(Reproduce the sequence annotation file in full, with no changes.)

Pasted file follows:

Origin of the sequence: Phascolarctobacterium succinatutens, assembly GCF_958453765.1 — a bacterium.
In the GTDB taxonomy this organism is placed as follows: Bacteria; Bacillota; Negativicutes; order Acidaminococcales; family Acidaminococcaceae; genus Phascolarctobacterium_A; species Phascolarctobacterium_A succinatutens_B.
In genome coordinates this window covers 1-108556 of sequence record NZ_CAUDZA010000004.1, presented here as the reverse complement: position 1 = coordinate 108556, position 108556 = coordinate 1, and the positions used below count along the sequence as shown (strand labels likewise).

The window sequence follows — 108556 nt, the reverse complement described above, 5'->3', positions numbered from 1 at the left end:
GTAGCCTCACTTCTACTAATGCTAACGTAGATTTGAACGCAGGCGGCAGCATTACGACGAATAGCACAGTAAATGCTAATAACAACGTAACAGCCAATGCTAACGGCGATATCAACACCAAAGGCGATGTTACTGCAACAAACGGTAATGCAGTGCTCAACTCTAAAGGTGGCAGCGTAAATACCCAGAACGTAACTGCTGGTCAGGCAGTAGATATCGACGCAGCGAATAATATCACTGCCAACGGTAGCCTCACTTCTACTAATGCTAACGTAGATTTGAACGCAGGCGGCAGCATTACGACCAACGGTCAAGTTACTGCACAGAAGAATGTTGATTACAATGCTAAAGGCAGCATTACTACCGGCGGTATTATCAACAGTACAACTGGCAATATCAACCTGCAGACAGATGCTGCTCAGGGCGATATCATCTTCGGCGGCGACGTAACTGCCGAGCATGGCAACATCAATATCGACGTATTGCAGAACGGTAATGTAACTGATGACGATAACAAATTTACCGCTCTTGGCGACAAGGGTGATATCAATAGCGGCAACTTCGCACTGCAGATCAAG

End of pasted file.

Origin of the sequence: Phascolarctobacterium succinatutens, assembly GCF_958453765.1 — a bacterium.
In the GTDB taxonomy this organism is placed as follows: Bacteria; Bacillota; Negativicutes; order Acidaminococcales; family Acidaminococcaceae; genus Phascolarctobacterium_A; species Phascolarctobacterium_A succinatutens_B.
In genome coordinates this window covers 1-108556 of sequence record NZ_CAUDZA010000004.1, presented here as the reverse complement: position 1 = coordinate 108556, position 108556 = coordinate 1, and the positions used below count along the sequence as shown (strand labels likewise).

The window sequence follows — 108556 nt, the reverse complement described above, 5'->3', positions numbered from 1 at the left end:
GTAGCCTCACTTCTACTAATGCTAACGTAGATTTGAACGCAGGCGGCAGCATTACGACGAATAGCACAGTAAATGCTAATAACAACGTAACAGCCAATGCTAACGGCGATATCAACACCAAAGGCGATGTTACTGCAACAAACGGTAATGCAGTGCTCAACTCTAAAGGTGGCAGCGTAAATACCCAGAACGTAACTGCTGGTCAGGCAGTAGATATCGACGCAGCGAATAATATCACTGCCAACGGTAGCCTCACTTCTACTAATGCTAACGTAGATTTGAACGCAGGCGGCAGCATTACGACCAACGGTCAAGTTACTGCACAGAAGAATGTTGATTACAATGCTAAAGGCAGCATTACTACCGGCGGTATTATCAACAGTACAACTGGCAATATCAACCTGCAGACAGATGCTGCTCAGGGCGATATCATCTTCGGCGGCGACGTAACTGCCGAGCATGGCAACATCAATATCGACGTATTGCAGAACGGTAATGTAACTGATGACGATAACAAATTTACCGCTCTTGGCGACAAGGGTGATATCAATAGCGGCAACTTCGCACTGCAGATCAAG